The buildings located on the Red Square: Kremlin wall (at left) and Saint Basil's Cathedral (at right), Moscow, Russia. UNESCO World Heritage Site

This post will analyze an opinion issued by the court in this case last week, prior to the settlement, denying summary judgment to the defense.  The legal rulings contained therein are perhaps not as suitable for a Hollywood-style thriller as some of the content of the government’s press releases and pleadings, but nonetheless represent important issues in the field of money laundering and forfeiture.  Primarily, we analyze an increasingly common and key question: when can U.S. law apply to conduct occurring primarily overseas?  This question has broad implications for federal criminal law enforcement in general, including for RICO and tax fraud prosecutions, as well as for potential civil lawsuits brought by shareholders or other plaintiffs. Continue Reading Forfeiture Case Based on Alleged Elaborate $230 Million Russian Laundering and Fraud Scheme to Settle

In part two of our review of the 2016 developments in Anti-Money Laundering (AML), the Bank Secrecy Act, (BSA), the criminal money laundering statutes, forfeiture, and related issues, we discuss four additional key topics:

You can read more about these topics areas in the blogs that follow.  Click here to read the full article 2016 Year in Review: Money Laundering (Part Two).  Click here if you missed Part One of our 2016 year in review.

If you would like to remain updated on these issues, please click here to subscribe to Money Laundering Watch. To learn more about Ballard Spahr’s Anti-Money Laundering Team, please click here.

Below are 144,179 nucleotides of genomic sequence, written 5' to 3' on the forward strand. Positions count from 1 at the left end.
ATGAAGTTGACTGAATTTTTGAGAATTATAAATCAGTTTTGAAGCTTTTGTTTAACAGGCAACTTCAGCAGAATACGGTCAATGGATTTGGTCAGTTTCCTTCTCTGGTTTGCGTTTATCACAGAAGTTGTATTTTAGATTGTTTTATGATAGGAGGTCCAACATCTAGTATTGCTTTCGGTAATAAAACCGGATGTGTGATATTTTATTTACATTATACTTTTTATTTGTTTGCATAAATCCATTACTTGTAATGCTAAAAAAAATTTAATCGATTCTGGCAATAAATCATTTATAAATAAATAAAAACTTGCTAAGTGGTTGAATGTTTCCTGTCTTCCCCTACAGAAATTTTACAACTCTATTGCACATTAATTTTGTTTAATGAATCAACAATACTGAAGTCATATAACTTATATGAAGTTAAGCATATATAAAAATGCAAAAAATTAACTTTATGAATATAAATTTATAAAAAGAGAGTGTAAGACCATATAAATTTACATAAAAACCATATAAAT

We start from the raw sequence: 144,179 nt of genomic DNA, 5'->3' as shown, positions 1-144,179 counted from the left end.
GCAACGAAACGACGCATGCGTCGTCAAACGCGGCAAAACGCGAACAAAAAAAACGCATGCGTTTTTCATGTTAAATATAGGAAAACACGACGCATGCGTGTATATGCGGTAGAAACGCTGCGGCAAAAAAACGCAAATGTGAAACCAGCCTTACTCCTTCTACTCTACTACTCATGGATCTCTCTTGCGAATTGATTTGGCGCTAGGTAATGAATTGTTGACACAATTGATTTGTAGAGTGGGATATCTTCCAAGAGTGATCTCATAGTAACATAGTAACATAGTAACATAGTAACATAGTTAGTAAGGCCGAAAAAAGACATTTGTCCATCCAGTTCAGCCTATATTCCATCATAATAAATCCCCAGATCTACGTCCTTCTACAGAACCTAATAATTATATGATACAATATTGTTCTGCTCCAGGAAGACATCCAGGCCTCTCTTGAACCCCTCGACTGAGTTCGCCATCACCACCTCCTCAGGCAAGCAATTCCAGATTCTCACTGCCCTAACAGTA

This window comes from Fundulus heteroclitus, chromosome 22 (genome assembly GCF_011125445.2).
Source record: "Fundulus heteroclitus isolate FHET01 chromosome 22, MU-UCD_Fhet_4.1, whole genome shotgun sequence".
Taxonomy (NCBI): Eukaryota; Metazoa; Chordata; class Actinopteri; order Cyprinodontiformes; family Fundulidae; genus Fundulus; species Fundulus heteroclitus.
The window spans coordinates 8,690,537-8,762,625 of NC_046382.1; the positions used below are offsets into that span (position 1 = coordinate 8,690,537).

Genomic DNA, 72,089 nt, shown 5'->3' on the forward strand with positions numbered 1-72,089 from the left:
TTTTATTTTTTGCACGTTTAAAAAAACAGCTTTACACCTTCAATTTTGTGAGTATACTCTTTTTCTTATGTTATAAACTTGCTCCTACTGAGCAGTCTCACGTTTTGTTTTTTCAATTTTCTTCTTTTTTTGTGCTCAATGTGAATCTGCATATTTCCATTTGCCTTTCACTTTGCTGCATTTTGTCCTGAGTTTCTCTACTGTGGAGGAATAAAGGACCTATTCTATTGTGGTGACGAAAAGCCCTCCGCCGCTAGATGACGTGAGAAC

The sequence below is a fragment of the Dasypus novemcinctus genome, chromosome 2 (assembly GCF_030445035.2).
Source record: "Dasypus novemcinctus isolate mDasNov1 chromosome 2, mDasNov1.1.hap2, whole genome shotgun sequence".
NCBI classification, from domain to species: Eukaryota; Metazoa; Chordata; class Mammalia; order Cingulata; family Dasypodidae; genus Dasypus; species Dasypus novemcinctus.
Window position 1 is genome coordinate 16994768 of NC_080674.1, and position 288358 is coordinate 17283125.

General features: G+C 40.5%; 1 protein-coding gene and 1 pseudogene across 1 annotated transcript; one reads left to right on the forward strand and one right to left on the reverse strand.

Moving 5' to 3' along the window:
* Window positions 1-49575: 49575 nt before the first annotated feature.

The federal courts continued in 2016 to produce a stream of cases pertaining to money laundering. We focus on three below because they involve analysis of basic issues that frequently arise in money laundering litigation.

Justitia, a monument in Frankfurt, Germany

The first case tests the money laundering statute’s reach in prosecution of an alleged international fraud perpetrated primarily outside of the United States—an increasingly common fact pattern as cross-border cases proliferate and the U.S. Department of Justice (DOJ) prosecutes more conduct occurring largely overseas. The other two cases involve defense victories that focus on critical issues of mental state: the question of specific intent under the BSA, and the question, under the money laundering statutes, of knowledge by a third party that a transaction involved proceeds of another person’s crime. The issue of third-party knowledge is often crucial in prosecutions of professionals. Continue Reading 2016 Year End Review: Money Laundering Opinions of Note